Bridging Tea House
Bridging Tea House in Jinhua, China by LAR / Fernando Romero
Photographs are by Iwan Baan.
As an architect practicing in Mexico Fernando Romero -- director and founder of Laboratory of Architecture (LAR) -- is concerned with borders and the bridging of borders, be it physically, socially, environmentally, or in other ways. His recent book Hyberborder is surely indicative of this consideration, as is his design for a museum that would actually span the border between the United States and Mexico, as a museum "devoted to the migration flows between the two countries."
This tea house in Jinhua Architectural Park is a small-scale version of that unbuilt museum, suitably called the Bridging Tea House and based on "two fundamental elements in the typological conformation of Chinese gardens: the bridge and the teahouse." Like the museum which acted as bridge and exhibition space simultaneously, this design does double duty.
The concrete -- painted a striking red over every surface -- also achieves a similar dual function by acting as structure and container. What is a basically an oddly shaped truss -- with a top and bottom chord and connecting braces -- allows for the internal spaces, be they steps from one side to the other or "micro ambience platforms" for people to enjoy tea. The complex, asymmetrical shape allows for a variety of experiences for the users, including the space itself as well as the view and the approach in and through what the architect calls "the structural maze."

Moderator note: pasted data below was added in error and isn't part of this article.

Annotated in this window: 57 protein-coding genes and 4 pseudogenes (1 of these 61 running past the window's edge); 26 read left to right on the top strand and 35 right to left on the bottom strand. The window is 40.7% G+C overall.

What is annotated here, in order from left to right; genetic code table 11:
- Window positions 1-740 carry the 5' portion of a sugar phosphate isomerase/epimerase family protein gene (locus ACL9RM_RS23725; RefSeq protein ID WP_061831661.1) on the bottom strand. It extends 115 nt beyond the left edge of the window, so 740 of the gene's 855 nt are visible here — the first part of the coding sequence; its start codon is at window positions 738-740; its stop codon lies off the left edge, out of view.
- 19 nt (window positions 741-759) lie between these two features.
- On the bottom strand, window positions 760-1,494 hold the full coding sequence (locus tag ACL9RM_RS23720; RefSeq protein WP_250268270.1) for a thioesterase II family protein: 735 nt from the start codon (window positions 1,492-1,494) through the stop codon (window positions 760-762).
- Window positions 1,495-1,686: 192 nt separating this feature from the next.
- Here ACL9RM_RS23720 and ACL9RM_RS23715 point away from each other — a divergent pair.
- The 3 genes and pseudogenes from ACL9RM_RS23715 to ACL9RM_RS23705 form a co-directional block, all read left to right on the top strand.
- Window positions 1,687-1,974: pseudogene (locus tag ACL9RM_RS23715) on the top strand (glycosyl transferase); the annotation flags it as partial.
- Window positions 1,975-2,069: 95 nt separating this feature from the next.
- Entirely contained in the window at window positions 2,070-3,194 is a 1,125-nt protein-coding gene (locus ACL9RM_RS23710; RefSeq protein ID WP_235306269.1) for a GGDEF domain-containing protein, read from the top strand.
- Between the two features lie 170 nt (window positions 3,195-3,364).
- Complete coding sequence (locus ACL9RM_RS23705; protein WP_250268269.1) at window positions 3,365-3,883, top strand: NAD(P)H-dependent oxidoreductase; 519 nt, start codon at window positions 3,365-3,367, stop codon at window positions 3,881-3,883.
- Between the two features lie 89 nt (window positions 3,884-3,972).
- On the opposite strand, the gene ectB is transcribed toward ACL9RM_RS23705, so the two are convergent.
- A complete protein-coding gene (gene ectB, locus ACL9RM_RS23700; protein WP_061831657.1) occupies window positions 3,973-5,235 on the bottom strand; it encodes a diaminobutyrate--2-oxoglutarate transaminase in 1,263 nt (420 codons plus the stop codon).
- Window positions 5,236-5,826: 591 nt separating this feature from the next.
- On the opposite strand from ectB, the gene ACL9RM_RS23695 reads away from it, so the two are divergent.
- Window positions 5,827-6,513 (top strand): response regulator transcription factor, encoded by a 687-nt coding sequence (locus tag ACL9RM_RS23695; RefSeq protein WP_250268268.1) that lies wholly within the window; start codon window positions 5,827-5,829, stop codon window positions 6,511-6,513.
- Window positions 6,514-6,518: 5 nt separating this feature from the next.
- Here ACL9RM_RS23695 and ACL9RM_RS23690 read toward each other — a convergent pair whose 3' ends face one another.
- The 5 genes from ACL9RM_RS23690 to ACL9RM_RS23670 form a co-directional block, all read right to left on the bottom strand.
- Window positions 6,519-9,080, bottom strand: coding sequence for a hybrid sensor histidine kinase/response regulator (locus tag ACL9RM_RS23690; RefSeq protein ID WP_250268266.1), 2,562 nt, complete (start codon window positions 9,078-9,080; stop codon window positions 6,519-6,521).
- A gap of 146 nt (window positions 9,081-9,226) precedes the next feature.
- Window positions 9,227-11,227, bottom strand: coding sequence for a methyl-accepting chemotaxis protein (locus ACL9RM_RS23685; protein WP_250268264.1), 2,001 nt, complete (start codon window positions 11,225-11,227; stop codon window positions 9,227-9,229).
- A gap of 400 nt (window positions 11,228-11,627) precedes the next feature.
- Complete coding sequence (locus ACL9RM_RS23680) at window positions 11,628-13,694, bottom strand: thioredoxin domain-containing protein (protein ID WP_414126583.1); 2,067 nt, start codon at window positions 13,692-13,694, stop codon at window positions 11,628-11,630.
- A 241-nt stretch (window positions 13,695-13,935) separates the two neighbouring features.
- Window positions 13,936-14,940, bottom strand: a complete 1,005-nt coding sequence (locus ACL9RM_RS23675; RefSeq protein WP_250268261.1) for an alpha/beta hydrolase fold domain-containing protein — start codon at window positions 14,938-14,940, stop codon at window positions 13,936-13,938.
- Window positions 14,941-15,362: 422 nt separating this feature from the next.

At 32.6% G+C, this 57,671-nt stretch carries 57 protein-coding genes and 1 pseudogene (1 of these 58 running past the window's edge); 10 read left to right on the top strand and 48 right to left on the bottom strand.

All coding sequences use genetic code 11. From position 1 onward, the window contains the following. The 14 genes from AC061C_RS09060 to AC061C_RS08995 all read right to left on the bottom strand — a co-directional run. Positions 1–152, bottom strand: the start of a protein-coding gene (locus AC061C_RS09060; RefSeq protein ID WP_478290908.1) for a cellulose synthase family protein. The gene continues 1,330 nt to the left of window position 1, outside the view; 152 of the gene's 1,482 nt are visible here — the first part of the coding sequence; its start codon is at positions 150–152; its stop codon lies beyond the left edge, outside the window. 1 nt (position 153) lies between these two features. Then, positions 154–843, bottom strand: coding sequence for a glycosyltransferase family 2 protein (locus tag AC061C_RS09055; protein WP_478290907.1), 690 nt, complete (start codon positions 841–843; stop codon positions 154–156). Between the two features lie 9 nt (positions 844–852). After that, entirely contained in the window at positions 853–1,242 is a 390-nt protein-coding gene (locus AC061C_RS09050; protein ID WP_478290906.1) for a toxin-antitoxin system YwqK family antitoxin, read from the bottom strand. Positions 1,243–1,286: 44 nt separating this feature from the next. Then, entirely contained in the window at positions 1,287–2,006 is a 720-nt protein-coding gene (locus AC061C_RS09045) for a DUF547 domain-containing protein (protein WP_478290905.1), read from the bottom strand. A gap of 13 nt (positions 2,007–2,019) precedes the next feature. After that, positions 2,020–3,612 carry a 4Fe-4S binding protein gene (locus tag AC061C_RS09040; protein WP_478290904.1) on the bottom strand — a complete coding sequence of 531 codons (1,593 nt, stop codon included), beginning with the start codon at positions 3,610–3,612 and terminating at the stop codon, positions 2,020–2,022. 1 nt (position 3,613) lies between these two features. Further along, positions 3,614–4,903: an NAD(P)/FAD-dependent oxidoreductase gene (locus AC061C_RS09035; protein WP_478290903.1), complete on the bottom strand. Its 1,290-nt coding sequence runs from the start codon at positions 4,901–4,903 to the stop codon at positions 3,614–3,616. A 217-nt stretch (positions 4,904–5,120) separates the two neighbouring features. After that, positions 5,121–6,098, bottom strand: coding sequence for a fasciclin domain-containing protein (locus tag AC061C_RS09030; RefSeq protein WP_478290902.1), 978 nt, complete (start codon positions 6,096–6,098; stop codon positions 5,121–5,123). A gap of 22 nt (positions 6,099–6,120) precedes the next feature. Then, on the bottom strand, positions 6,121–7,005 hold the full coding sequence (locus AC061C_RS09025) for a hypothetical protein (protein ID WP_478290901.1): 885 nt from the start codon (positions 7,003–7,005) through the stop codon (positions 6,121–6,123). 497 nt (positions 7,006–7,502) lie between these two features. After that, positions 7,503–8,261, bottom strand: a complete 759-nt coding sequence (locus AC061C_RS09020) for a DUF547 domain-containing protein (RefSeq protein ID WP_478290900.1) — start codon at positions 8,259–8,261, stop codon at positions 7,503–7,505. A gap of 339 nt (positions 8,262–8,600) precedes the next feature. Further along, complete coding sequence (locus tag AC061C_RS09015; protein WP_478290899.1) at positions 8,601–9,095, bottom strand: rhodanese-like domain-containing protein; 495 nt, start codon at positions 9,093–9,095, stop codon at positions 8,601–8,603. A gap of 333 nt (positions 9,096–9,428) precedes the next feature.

In both the US-Mexico border museum and this small pavilion in China, the architect treats the bridge with an abrupt change at its high point, rather than articulating the walking surface smoothly as is more commonly done. This kink makes the act of bridging more noticeable; it acknowledges the point at which one side is separated from the other side. In the case of the US-Mexico border this point is highly contested, but in this case instead of being political it is rather a formal maneuver, albeit one that successfully melds structure and function.